Oglala Sioux Tribe Veteran among first housed under new tribal HUD-VASH program


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A once-homeless Oglala Sioux Tribe Veteran, his wife and two children now have a permanent home on South Dakota’s Pine Ridge Reservation, thanks to a new, joint Housing and Urban Development (HUD)-VA demonstration program that aims to end homelessness among Veterans on tribal lands.

The Lakota Veteran is just one of an estimated 500 Native American Veterans who is expected to benefit from housing and supportive services provided under the first-ever Tribal HUD-VASH program, which launched in early January 2016.

Among the 26 tribes sharing $5.9 million in assistance, the Oglala Sioux Tribe is using its $190,898 allocation to house 20 Veterans residing on the sprawling, southwest South Dakota reservation—a place of storied history and diverse topography but bedeviled by modern problems like persistent poverty, high unemployment and extreme homelessness.

Congress expands successful program to Tribes

For about eight years, the standard HUD-VASH program has provided thousands of Veterans with case management and supportive services to help them sustain housing and not return to homelessness.

Yet extending HUD-VASH to tribal lands like Pine Ridge was no easy feat. That’s because legal rules prevented tribes and tribally designated housing entities from participating in HUD-VASH.

We were thankful for the act of Congress in December 2014 that gave VA and HUD the authority and funding for the Tribal HUD-VASH program. American Indian and Alaska Native Veterans who are homeless or at risk of homelessness and who are living on or near a reservation or other Indian areas are eligible for this critical assistance.

“Since 2008, more than 84,000 vouchers have been awarded, over 162,000 homeless Veterans have been served through HUD-VASH and more than 117,600 move-ins have occurred, resulting in significant progress in ending Veteran homelessness on a community by community basis,” said VA Secretary Bob McDonald. “Congress’ admirable move to expand this highly effective program to tribal areas provides a new tool to make sure more Veterans receive the permanent housing and critical services that they’d earned.”

With the green light to provide homeless Native American Veterans in need with tenant- or project-based assistance from HUD and supportive services from VA, we were excited to deliver these services under the “housing first” model. That means that, as with the standard HUD-VASH program, tribal Veterans are provided housing assistance quickly, largely without preconditions such as sobriety. As Veterans move into stable housing, they are then enveloped with wraparound services. We know from experience that this approach fosters long-term stability and prevents a return to homelessness.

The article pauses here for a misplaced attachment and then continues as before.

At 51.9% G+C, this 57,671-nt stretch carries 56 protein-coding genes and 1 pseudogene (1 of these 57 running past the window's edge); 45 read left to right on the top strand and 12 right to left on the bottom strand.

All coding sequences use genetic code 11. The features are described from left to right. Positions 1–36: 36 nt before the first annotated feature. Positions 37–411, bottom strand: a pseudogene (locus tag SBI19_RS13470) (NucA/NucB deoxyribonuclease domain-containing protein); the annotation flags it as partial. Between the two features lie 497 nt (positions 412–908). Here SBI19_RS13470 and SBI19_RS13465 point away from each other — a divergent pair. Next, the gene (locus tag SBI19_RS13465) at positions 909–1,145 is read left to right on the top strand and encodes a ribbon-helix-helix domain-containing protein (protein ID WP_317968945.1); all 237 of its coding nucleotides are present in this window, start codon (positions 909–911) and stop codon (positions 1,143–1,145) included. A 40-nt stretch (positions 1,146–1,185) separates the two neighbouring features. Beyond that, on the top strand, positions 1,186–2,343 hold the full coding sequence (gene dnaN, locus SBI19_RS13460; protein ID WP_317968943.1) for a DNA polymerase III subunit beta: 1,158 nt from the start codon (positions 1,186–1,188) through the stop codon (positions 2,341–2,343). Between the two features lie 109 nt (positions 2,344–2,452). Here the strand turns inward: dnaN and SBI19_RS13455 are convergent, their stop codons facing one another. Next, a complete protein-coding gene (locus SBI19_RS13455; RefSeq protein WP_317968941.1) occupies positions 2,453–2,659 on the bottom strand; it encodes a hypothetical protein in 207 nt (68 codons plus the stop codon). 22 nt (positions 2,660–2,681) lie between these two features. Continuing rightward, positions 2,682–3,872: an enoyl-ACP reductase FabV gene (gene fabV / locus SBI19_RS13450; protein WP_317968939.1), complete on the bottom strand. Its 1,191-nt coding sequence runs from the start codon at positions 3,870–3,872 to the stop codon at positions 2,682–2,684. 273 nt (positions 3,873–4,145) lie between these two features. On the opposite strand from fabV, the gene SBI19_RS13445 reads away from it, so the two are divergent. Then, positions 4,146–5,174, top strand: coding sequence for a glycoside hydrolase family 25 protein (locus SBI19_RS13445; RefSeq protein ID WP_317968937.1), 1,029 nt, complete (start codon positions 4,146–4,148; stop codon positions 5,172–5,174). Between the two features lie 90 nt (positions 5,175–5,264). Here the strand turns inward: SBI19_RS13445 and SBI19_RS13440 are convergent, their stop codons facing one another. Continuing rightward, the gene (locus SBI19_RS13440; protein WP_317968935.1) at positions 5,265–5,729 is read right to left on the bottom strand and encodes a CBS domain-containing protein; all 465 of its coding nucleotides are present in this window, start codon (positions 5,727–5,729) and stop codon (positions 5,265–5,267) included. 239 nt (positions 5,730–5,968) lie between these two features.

HUD and VA worked with tribal leaders to structure the program, getting input on how to determine tribal Veterans’ needs, funding criteria and ways to use the funding to encourage new housing. Borrowing elements of the Indian Housing Block Grant, HUD issued the program rules and invited applications in fall of 2015 and awarded grants early in 2016.

Housing assistance is issued

“The standard HUD-VASH program has taught us that Veterans exiting homelessness do best when stable housing is delivered without unnecessary delay, as called for by Housing First, and coupled with case management and wraparound services,” says Jesse Vazzano, who is VA’s national director of HUD-VASH, and who provides critical guidance for better serving tribal Veterans who are homeless. “VA services will help newly housed Veterans resolve identified physical and mental health needs, substance use, socialization issues, income and employment matters and other concerns for improved self-sufficiency and independence.”

Funded tribal agencies are also collaborating with community agencies, such as tribal Veterans’ services/offices, tribal law enforcement, health agencies, drug and alcohol service providers and others to reach and effectively serve eligible Tribal HUD-VASH Veterans.

Beyond Pine Ridge, Veterans on other tribal lands are being housed at a fast clip. In May, Yakama Nation Housing Authority in Washington joined Pine Ridge in housing the first two of the 20 Veterans it expects to serve with its $145,283 grant.

Learn More

  • View the June 6, 2016, HUD-VASH news release announcing permanent housing for more than 5,200 Veterans under the standard program.
  • Visit HUD’s Tribal HUD-VASH webpage to read answers to frequently asked questions about the program.
  • Encourage Veterans who are homeless or at risk of homelessness to call 1-877-4AID-VET to get connected to a Tribal HUD-VASH point of contact.

image of Stephanie BirdwellStephanie Elaine Birdwell is director of VA’s Office of Tribal Government Relations, part of the Office of Public and Intergovernmental Affairs, and a member of the Cherokee Nation. She works to enhance VA’s relationships with 566 tribal governments located in 38 states.

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Stephanie Birdwell